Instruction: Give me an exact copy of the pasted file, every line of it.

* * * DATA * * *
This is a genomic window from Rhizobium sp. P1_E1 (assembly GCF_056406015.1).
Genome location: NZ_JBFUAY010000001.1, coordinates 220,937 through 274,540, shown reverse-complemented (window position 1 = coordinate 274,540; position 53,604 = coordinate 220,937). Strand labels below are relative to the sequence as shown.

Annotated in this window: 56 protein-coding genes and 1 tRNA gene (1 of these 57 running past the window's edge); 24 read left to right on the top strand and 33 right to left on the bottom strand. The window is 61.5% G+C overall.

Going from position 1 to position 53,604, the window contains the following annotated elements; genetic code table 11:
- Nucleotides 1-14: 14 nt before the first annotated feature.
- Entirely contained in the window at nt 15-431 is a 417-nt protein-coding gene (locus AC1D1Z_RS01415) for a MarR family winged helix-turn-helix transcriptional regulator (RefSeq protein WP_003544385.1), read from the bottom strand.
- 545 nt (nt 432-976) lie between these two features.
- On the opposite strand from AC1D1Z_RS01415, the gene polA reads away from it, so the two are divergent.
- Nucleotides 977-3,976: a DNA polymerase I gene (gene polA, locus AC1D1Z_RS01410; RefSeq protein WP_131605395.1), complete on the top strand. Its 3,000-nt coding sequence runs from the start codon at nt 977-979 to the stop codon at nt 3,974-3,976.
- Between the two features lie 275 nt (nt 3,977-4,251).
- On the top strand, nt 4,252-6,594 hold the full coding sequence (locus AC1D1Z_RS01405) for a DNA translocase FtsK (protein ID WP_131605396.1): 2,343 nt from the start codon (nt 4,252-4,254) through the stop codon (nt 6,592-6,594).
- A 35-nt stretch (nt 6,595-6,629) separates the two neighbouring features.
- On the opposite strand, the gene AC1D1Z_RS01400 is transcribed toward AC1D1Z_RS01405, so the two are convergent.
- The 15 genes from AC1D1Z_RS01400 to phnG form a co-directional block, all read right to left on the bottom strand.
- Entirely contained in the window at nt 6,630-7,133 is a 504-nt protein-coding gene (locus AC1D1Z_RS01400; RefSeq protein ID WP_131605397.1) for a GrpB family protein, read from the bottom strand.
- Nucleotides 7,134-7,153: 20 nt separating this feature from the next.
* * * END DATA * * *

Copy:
This is a genomic window from Rhizobium sp. P1_E1 (assembly GCF_056406015.1).
Genome location: NZ_JBFUAY010000001.1, coordinates 220,937 through 274,540, shown reverse-complemented (window position 1 = coordinate 274,540; position 53,604 = coordinate 220,937). Strand labels below are relative to the sequence as shown.

Annotated in this window: 56 protein-coding genes and 1 tRNA gene (1 of these 57 running past the window's edge); 24 read left to right on the top strand and 33 right to left on the bottom strand. The window is 61.5% G+C overall.

Going from position 1 to position 53,604, the window contains the following annotated elements; genetic code table 11:
- Nucleotides 1-14: 14 nt before the first annotated feature.
- Entirely contained in the window at nt 15-431 is a 417-nt protein-coding gene (locus AC1D1Z_RS01415) for a MarR family winged helix-turn-helix transcriptional regulator (RefSeq protein WP_003544385.1), read from the bottom strand.
- 545 nt (nt 432-976) lie between these two features.
- On the opposite strand from AC1D1Z_RS01415, the gene polA reads away from it, so the two are divergent.
- Nucleotides 977-3,976: a DNA polymerase I gene (gene polA, locus AC1D1Z_RS01410; RefSeq protein WP_131605395.1), complete on the top strand. Its 3,000-nt coding sequence runs from the start codon at nt 977-979 to the stop codon at nt 3,974-3,976.
- Between the two features lie 275 nt (nt 3,977-4,251).
- On the top strand, nt 4,252-6,594 hold the full coding sequence (locus AC1D1Z_RS01405) for a DNA translocase FtsK (protein ID WP_131605396.1): 2,343 nt from the start codon (nt 4,252-4,254) through the stop codon (nt 6,592-6,594).
- A 35-nt stretch (nt 6,595-6,629) separates the two neighbouring features.
- On the opposite strand, the gene AC1D1Z_RS01400 is transcribed toward AC1D1Z_RS01405, so the two are convergent.
- The 15 genes from AC1D1Z_RS01400 to phnG form a co-directional block, all read right to left on the bottom strand.
- Entirely contained in the window at nt 6,630-7,133 is a 504-nt protein-coding gene (locus AC1D1Z_RS01400; RefSeq protein ID WP_131605397.1) for a GrpB family protein, read from the bottom strand.
- Nucleotides 7,134-7,153: 20 nt separating this feature from the next.